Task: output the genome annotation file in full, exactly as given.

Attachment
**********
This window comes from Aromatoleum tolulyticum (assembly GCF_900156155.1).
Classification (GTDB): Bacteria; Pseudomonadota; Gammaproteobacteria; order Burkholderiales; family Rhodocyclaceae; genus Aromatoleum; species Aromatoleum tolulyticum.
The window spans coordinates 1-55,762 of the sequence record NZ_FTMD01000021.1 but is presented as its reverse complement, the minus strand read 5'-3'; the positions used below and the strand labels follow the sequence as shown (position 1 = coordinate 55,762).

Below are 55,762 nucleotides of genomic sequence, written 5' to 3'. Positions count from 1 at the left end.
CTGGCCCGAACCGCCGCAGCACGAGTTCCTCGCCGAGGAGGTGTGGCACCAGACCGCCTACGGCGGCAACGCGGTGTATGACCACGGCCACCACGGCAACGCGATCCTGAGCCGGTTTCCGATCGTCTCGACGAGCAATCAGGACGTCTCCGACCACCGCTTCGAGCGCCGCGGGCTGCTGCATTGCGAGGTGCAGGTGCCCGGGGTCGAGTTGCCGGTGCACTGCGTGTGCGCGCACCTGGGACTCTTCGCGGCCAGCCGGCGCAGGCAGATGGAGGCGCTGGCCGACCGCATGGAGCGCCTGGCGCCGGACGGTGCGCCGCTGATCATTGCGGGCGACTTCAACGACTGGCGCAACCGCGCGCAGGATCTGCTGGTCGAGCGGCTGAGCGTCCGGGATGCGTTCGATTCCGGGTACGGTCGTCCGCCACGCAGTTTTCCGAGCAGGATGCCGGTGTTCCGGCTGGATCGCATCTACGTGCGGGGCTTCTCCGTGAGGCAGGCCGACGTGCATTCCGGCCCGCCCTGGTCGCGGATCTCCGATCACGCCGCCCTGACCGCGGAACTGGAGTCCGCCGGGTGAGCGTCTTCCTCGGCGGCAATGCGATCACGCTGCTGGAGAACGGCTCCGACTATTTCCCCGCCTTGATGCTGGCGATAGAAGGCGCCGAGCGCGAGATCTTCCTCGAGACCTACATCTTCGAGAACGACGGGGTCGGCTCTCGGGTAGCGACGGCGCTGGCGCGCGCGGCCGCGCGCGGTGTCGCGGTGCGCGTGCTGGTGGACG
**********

This window comes from Aromatoleum tolulyticum (assembly GCF_900156155.1).
Classification (GTDB): Bacteria; Pseudomonadota; Gammaproteobacteria; order Burkholderiales; family Rhodocyclaceae; genus Aromatoleum; species Aromatoleum tolulyticum.
The window spans coordinates 1-55,762 of the sequence record NZ_FTMD01000021.1 but is presented as its reverse complement, the minus strand read 5'-3'; the positions used below and the strand labels follow the sequence as shown (position 1 = coordinate 55,762).

Below are 55,762 nucleotides of genomic sequence, written 5' to 3'. Positions count from 1 at the left end.
CTGGCCCGAACCGCCGCAGCACGAGTTCCTCGCCGAGGAGGTGTGGCACCAGACCGCCTACGGCGGCAACGCGGTGTATGACCACGGCCACCACGGCAACGCGATCCTGAGCCGGTTTCCGATCGTCTCGACGAGCAATCAGGACGTCTCCGACCACCGCTTCGAGCGCCGCGGGCTGCTGCATTGCGAGGTGCAGGTGCCCGGGGTCGAGTTGCCGGTGCACTGCGTGTGCGCGCACCTGGGACTCTTCGCGGCCAGCCGGCGCAGGCAGATGGAGGCGCTGGCCGACCGCATGGAGCGCCTGGCGCCGGACGGTGCGCCGCTGATCATTGCGGGCGACTTCAACGACTGGCGCAACCGCGCGCAGGATCTGCTGGTCGAGCGGCTGAGCGTCCGGGATGCGTTCGATTCCGGGTACGGTCGTCCGCCACGCAGTTTTCCGAGCAGGATGCCGGTGTTCCGGCTGGATCGCATCTACGTGCGGGGCTTCTCCGTGAGGCAGGCCGACGTGCATTCCGGCCCGCCCTGGTCGCGGATCTCCGATCACGCCGCCCTGACCGCGGAACTGGAGTCCGCCGGGTGAGCGTCTTCCTCGGCGGCAATGCGATCACGCTGCTGGAGAACGGCTCCGACTATTTCCCCGCCTTGATGCTGGCGATAGAAGGCGCCGAGCGCGAGATCTTCCTCGAGACCTACATCTTCGAGAACGACGGGGTCGGCTCTCGGGTAGCGACGGCGCTGGCGCGCGCGGCCGCGCGCGGTGTCGCGGTGCGCGTGCTGGTGGACG